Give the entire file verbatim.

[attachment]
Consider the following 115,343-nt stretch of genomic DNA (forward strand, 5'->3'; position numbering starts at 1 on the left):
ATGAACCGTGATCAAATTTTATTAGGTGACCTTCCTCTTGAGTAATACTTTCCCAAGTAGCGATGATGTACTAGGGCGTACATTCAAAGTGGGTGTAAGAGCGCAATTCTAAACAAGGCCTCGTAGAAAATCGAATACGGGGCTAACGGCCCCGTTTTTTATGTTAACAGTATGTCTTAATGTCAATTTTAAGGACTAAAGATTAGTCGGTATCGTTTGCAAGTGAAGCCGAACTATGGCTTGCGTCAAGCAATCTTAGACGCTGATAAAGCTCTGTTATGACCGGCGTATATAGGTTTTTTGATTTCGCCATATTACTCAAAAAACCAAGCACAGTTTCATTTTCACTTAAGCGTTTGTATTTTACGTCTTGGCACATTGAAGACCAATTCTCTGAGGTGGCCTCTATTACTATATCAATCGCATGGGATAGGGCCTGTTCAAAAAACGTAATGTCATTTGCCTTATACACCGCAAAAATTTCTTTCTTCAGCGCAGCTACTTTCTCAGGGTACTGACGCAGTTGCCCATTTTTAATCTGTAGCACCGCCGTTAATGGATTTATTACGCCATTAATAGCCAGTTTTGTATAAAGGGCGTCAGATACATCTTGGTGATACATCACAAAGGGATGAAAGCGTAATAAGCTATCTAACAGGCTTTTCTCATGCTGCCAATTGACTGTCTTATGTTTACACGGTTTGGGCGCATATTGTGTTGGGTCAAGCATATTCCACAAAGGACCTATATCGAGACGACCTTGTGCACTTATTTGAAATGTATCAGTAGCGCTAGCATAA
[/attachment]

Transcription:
Consider the following 115,343-nt stretch of genomic DNA (forward strand, 5'->3'; position numbering starts at 1 on the left):
ATGAACCGTGATCAAATTTTATTAGGTGACCTTCCTCTTGAGTAATACTTTCCCAAGTAGCGATGATGTACTAGGGCGTACATTCAAAGTGGGTGTAAGAGCGCAATTCTAAACAAGGCCTCGTAGAAAATCGAATACGGGGCTAACGGCCCCGTTTTTTATGTTAACAGTATGTCTTAATGTCAATTTTAAGGACTAAAGATTAGTCGGTATCGTTTGCAAGTGAAGCCGAACTATGGCTTGCGTCAAGCAATCTTAGACGCTGATAAAGCTCTGTTATGACCGGCGTATATAGGTTTTTTGATTTCGCCATATTACTCAAAAAACCAAGCACAGTTTCATTTTCACTTAAGCGTTTGTATTTTACGTCTTGGCACATTGAAGACCAATTCTCTGAGGTGGCCTCTATTACTATATCAATCGCATGGGATAGGGCCTGTTCAAAAAACGTAATGTCATTTGCCTTATACACCGCAAAAATTTCTTTCTTCAGCGCAGCTACTTTCTCAGGGTACTGACGCAGTTGCCCATTTTTAATCTGTAGCACCGCCGTTAATGGATTTATTACGCCATTAATAGCCAGTTTTGTATAAAGGGCGTCAGATACATCTTGGTGATACATCACAAAGGGATGAAAGCGTAATAAGCTATCTAACAGGCTTTTCTCATGCTGCCAATTGACTGTCTTATGTTTACACGGTTTGGGCGCATATTGTGTTGGGTCAAGCATATTCCACAAAGGACCTATATCGAGACGACCTTGTGCACTTATTTGAAATGTATCAGTAGCGCTAGCATAA